Survey Data

Reg No




Categories of Special Interest

Architectural, Artistic

Original Use


In Use As

Guest house/b&b


1810 - 1830


316244, 234925

Date Recorded


Date Updated



Terraced two-bay four-storey house over raised basement, built c.1820. Now in use as restaurant and guest house. M-profile pitched slate roof having recent red brick parapet wall with squared granite coping, rendered chimneystack and replacement uPVC rainwater goods. Flemish bond yellow brick walls, rebuilt in red brick in English garden wall bond above third floor level, having rendered walls to basement. Recent canvas retail canopies fixed to wall over ground floor window and door openings. Diminishing square-headed window openings with gauged brick voussoirs, patent rendered reveals, granite sills and replacement uPVC windows throughout. Flush rendered reveals to basement window openings. Recent decorative metal balconettes to ground and first floor window openings. Round-headed door opening having replacement gauged red brick voussoirs, moulded rendered reveals and stone doorcase comprising Composite columns on stone bases surmounted by fluted and architrave, cornice and replacement spoked fanlight. Replacement timber panelled door opening onto granite flagged platform with stepped approach. Square-headed door opening to basement with replacement timber panelled door. Approach flanked by wrought-iron railings having moulded granite plinth with wrought-iron railings enclosing basement area. Recent metal gate and steps granting access from street to paved basement area. Limited access to rear of building, with two-storey stone mews building on Mabbot Lane with modified fa├žade and altered roof line.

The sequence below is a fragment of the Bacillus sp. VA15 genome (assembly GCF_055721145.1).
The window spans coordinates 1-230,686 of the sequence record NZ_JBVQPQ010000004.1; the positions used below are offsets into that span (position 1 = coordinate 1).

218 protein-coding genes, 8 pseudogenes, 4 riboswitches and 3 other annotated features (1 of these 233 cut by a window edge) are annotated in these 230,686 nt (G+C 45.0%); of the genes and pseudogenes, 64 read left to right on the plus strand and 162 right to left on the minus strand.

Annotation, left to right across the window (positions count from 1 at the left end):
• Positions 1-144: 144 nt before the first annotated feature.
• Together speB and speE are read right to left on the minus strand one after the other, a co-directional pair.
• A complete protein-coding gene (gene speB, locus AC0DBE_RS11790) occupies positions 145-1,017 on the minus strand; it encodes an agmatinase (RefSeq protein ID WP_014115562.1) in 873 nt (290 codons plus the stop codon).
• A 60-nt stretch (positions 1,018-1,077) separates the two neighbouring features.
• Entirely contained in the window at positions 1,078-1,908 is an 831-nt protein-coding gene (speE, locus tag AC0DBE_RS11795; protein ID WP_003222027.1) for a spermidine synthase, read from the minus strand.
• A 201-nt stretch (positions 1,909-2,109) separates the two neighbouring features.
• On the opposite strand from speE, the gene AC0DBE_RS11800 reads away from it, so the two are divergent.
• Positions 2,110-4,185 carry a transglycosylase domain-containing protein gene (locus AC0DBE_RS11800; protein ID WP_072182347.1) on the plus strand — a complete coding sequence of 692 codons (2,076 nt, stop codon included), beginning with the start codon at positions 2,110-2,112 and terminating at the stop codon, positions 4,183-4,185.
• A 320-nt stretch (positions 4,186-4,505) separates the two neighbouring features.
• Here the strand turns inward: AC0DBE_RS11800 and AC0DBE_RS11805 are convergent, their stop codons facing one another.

Dating from the early nineteenth century, this well-appointed house forms an integral component of Gardiner Street Lower, a significant streetscape of the north Georgian city. Despite some recent alterations the building's historic form and character has survived largely intact with the survival of various original features including a pleasant doorcase, approach and enclosing railings. The survival of an associated mews building is also significant despite some recent alterations. Gardiner Street Lower was developed by Luke Gardiner in the late eighteenth century, with leases dating from the 1790s. Gardiner Street Lower formed part of Gardiner's route from Beresford Place to Mountjoy Square, and No.90 forms part of a surviving terrace along this route.